Day 9 - Wales (Sunday, June 30th)
Today we headed to a foreign country within the UK - Wales. It felt like moving between states in the US, or maybe more like between an English speaking province in Canada and a French speaking province. I'm sure we don't understand the subtleties beyond that, and I won't try.
Anyway, going west from Sheffield means driving through the Peak District again. By this time we've taken every road in and out of Sheffield going that way. We drove by the Ladybower & Derwent Reservoirs again and continued through Snake Pass, we assume named for the shape of the road. Of course it was scenic! Then it was onto main roads around Manchester until the border crossing into Wales - marked by a sign saying 'Cymru.'
Once in Wales we paralleled the Irish Sea for quite a ways, and took a smaller road with hopes of better views but most smaller roads are lined with hedgerows, so we had no views! The road did go to the top of a hill with a lay-by (rest-stop) with good views of the Irish Sea, Colwyn Bay and the town of Rhôs-on-Sea. There were many windmills and a couple of drilling platforms out in the Irish Seas. Maybe scenic, maybe not.
We stopped in Rhôs-on-Sea to stretch our legs, visit the tourist info and have lunch & ice cream. Walking along the promenade at low tide was cool, all the boats in the harbor were resting on the ground! We read about a fishing weir that we could see at low tide. This was yet another of those crazy-old things; all the other weirs were closed - "Because such weirs decimated inshore fish stocks, Parliament banned them in 1861 unless it could be shown they pre-dated the Magna Carta, which the then owners, the Parry Evans family, were able to prove." So this fishing weir in the ocean pre-dates the Magna Carta in 1215, and they could prove it! These things just never cease to amaze me.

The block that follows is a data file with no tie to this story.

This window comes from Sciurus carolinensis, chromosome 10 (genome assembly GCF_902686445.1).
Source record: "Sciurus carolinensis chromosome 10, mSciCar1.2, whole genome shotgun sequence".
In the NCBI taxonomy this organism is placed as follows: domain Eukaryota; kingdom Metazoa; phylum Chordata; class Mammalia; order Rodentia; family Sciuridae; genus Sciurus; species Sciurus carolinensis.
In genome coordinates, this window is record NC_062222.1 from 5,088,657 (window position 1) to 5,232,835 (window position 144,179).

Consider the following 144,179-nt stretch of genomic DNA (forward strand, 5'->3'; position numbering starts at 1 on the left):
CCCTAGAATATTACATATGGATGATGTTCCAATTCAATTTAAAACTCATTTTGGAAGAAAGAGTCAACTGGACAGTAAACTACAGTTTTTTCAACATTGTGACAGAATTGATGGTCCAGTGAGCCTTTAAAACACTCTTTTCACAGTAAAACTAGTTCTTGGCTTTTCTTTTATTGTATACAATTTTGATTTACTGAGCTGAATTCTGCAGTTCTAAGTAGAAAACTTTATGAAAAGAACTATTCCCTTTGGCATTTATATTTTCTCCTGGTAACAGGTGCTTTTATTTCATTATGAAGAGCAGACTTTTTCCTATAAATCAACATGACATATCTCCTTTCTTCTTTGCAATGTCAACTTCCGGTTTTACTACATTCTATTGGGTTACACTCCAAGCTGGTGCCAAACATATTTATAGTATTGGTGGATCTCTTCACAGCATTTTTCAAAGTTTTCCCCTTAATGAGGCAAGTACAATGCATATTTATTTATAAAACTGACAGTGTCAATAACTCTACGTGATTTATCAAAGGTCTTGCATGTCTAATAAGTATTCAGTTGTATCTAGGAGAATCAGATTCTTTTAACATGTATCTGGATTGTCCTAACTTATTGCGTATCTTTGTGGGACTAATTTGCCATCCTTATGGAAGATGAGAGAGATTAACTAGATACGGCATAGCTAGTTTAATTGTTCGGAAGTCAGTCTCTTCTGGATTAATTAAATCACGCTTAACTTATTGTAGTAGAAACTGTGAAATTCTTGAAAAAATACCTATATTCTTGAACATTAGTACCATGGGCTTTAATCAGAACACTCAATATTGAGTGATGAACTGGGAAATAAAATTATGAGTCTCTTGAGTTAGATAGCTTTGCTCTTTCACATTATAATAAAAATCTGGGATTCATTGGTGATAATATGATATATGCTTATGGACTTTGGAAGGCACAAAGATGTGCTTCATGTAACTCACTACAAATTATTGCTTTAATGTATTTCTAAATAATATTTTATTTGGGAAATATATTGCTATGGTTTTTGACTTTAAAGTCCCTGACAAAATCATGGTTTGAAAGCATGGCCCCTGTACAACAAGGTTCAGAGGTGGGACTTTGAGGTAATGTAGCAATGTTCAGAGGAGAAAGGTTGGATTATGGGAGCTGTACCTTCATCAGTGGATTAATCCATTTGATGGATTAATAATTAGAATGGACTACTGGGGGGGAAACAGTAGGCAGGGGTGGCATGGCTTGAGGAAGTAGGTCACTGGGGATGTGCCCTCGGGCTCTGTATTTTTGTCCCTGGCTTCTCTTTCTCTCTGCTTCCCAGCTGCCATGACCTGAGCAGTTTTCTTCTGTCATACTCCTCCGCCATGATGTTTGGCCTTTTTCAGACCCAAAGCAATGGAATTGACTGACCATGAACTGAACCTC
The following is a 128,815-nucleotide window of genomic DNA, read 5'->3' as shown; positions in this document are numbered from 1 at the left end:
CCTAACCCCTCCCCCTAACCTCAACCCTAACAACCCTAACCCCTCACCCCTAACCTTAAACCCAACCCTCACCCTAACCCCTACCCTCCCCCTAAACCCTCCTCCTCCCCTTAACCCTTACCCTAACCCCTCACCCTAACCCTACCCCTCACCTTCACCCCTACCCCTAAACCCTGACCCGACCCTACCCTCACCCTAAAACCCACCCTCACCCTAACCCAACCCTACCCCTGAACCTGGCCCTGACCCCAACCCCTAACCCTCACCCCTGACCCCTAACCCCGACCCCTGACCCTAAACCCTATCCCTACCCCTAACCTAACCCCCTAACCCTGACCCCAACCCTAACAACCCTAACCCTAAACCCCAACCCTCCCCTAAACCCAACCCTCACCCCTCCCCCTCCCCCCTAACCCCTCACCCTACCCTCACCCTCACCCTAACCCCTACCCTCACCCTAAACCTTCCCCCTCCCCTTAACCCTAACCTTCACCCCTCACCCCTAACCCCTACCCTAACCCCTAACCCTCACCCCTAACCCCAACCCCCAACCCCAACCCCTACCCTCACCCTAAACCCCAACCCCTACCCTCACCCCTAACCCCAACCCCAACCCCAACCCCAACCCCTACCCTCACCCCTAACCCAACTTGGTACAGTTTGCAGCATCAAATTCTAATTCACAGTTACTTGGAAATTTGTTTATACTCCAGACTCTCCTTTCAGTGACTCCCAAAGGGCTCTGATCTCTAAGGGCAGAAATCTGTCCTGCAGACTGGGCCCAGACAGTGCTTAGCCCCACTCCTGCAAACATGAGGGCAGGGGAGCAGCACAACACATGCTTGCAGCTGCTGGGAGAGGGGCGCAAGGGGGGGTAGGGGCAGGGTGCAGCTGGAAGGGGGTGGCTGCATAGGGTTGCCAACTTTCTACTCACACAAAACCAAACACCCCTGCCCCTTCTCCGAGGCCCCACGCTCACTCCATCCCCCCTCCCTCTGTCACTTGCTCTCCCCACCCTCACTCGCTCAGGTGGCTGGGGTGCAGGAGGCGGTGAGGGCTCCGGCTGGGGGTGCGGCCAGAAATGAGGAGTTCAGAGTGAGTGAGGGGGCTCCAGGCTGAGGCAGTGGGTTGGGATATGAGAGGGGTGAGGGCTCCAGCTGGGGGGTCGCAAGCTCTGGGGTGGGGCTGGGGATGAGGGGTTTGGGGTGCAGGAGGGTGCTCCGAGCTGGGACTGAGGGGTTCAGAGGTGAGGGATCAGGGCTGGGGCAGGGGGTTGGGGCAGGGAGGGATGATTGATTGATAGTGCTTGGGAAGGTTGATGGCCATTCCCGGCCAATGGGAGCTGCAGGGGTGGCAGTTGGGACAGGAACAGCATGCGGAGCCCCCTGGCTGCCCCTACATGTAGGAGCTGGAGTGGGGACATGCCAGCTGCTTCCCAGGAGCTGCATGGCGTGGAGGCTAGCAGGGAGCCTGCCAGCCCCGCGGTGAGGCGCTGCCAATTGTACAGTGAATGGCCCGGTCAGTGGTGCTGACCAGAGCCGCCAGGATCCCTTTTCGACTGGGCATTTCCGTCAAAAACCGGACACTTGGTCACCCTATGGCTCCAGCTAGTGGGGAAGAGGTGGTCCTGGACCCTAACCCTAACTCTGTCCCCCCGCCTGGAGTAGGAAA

From there we headed inland to Betws-Y-Coed. This is a very small town with a very large tourist population! We checked out the gorgeous stream that flowed through town, then headed out to get away from the crowds. Just a few miles down the road is Dolwyddelan, with a wonderful castle ruins on a hill top, and very few tourists. This is one of the many Welsh castles (or castells in welsh) built by LLywelyn the Great, and captured by Edward I. Heading back into town we stopped at Fairy Glen, a privately owned picturesque river. We stayed at hotel/inn/hostel just out of town across from Swallow Falls. Some local brews in the pub fortified us to head back into town for dinner at Bistro Betws-Y-Coed, the best place in town. They serve modern-Welsh food (which is just like modern-English food), so it was served on a plank. The food was very good and paired well with some more local Welsh beer.